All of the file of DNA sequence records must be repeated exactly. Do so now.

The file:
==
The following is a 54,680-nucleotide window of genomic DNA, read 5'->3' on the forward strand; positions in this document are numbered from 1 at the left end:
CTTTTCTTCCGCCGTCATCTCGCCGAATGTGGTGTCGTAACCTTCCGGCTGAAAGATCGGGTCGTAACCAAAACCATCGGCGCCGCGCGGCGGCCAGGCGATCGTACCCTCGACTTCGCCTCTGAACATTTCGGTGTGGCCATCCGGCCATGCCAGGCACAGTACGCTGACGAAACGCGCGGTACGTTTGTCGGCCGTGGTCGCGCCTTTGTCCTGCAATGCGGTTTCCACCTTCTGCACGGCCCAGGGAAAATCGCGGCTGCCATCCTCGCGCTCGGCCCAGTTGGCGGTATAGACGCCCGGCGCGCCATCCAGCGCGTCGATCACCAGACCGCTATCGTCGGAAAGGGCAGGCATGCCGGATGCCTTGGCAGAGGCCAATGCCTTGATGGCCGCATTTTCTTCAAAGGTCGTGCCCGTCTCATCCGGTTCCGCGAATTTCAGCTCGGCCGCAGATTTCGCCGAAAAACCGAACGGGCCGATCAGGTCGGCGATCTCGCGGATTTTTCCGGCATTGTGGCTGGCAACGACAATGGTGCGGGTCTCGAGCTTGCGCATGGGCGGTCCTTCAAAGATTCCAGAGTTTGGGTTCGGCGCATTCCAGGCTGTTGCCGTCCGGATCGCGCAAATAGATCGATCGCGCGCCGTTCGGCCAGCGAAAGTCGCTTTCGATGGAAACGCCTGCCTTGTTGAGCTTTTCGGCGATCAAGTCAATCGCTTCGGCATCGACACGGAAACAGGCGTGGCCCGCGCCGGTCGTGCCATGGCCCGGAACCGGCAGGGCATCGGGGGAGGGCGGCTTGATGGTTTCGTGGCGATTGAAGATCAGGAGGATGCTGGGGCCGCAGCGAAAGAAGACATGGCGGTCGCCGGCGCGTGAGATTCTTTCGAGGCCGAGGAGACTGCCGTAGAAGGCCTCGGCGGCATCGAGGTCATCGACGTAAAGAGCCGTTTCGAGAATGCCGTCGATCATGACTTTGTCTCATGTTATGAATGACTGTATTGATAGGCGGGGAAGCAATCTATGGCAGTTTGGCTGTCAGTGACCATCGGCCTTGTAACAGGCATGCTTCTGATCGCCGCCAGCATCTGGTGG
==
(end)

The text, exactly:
The following is a 54,680-nucleotide window of genomic DNA, read 5'->3' on the forward strand; positions in this document are numbered from 1 at the left end:
CTTTTCTTCCGCCGTCATCTCGCCGAATGTGGTGTCGTAACCTTCCGGCTGAAAGATCGGGTCGTAACCAAAACCATCGGCGCCGCGCGGCGGCCAGGCGATCGTACCCTCGACTTCGCCTCTGAACATTTCGGTGTGGCCATCCGGCCATGCCAGGCACAGTACGCTGACGAAACGCGCGGTACGTTTGTCGGCCGTGGTCGCGCCTTTGTCCTGCAATGCGGTTTCCACCTTCTGCACGGCCCAGGGAAAATCGCGGCTGCCATCCTCGCGCTCGGCCCAGTTGGCGGTATAGACGCCCGGCGCGCCATCCAGCGCGTCGATCACCAGACCGCTATCGTCGGAAAGGGCAGGCATGCCGGATGCCTTGGCAGAGGCCAATGCCTTGATGGCCGCATTTTCTTCAAAGGTCGTGCCCGTCTCATCCGGTTCCGCGAATTTCAGCTCGGCCGCAGATTTCGCCGAAAAACCGAACGGGCCGATCAGGTCGGCGATCTCGCGGATTTTTCCGGCATTGTGGCTGGCAACGACAATGGTGCGGGTCTCGAGCTTGCGCATGGGCGGTCCTTCAAAGATTCCAGAGTTTGGGTTCGGCGCATTCCAGGCTGTTGCCGTCCGGATCGCGCAAATAGATCGATCGCGCGCCGTTCGGCCAGCGAAAGTCGCTTTCGATGGAAACGCCTGCCTTGTTGAGCTTTTCGGCGATCAAGTCAATCGCTTCGGCATCGACACGGAAACAGGCGTGGCCCGCGCCGGTCGTGCCATGGCCCGGAACCGGCAGGGCATCGGGGGAGGGCGGCTTGATGGTTTCGTGGCGATTGAAGATCAGGAGGATGCTGGGGCCGCAGCGAAAGAAGACATGGCGGTCGCCGGCGCGTGAGATTCTTTCGAGGCCGAGGAGACTGCCGTAGAAGGCCTCGGCGGCATCGAGGTCATCGACGTAAAGAGCCGTTTCGAGAATGCCGTCGATCATGACTTTGTCTCATGTTATGAATGACTGTATTGATAGGCGGGGAAGCAATCTATGGCAGTTTGGCTGTCAGTGACCATCGGCCTTGTAACAGGCATGCTTCTGATCGCCGCCAGCATCTGGTGG